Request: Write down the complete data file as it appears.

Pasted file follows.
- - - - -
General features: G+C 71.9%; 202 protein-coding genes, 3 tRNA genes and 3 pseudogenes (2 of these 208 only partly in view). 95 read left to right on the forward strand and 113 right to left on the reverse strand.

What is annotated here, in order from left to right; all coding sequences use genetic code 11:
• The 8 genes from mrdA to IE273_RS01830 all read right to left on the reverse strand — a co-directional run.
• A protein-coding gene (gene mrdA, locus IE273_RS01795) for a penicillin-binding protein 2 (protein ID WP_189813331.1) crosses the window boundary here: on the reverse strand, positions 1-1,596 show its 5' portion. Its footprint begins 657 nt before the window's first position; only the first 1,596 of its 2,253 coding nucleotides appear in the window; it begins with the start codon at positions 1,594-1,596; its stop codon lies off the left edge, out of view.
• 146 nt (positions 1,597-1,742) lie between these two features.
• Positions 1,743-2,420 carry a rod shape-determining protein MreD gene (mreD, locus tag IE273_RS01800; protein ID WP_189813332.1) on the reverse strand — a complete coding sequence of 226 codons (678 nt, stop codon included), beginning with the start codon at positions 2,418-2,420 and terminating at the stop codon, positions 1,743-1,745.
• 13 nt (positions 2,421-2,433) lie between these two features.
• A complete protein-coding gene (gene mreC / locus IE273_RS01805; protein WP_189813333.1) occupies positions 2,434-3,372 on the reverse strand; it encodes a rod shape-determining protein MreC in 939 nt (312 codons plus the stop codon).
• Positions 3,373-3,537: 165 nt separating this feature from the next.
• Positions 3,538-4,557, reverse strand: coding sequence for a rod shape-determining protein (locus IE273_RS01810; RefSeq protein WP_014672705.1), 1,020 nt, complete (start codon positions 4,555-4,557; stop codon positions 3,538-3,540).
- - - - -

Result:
General features: G+C 71.9%; 202 protein-coding genes, 3 tRNA genes and 3 pseudogenes (2 of these 208 only partly in view). 95 read left to right on the forward strand and 113 right to left on the reverse strand.

What is annotated here, in order from left to right; all coding sequences use genetic code 11:
• The 8 genes from mrdA to IE273_RS01830 all read right to left on the reverse strand — a co-directional run.
• A protein-coding gene (gene mrdA, locus IE273_RS01795) for a penicillin-binding protein 2 (protein ID WP_189813331.1) crosses the window boundary here: on the reverse strand, positions 1-1,596 show its 5' portion. Its footprint begins 657 nt before the window's first position; only the first 1,596 of its 2,253 coding nucleotides appear in the window; it begins with the start codon at positions 1,594-1,596; its stop codon lies off the left edge, out of view.
• 146 nt (positions 1,597-1,742) lie between these two features.
• Positions 1,743-2,420 carry a rod shape-determining protein MreD gene (mreD, locus tag IE273_RS01800; protein ID WP_189813332.1) on the reverse strand — a complete coding sequence of 226 codons (678 nt, stop codon included), beginning with the start codon at positions 2,418-2,420 and terminating at the stop codon, positions 1,743-1,745.
• 13 nt (positions 2,421-2,433) lie between these two features.
• A complete protein-coding gene (gene mreC / locus IE273_RS01805; protein WP_189813333.1) occupies positions 2,434-3,372 on the reverse strand; it encodes a rod shape-determining protein MreC in 939 nt (312 codons plus the stop codon).
• Positions 3,373-3,537: 165 nt separating this feature from the next.
• Positions 3,538-4,557, reverse strand: coding sequence for a rod shape-determining protein (locus IE273_RS01810; RefSeq protein WP_014672705.1), 1,020 nt, complete (start codon positions 4,555-4,557; stop codon positions 3,538-3,540).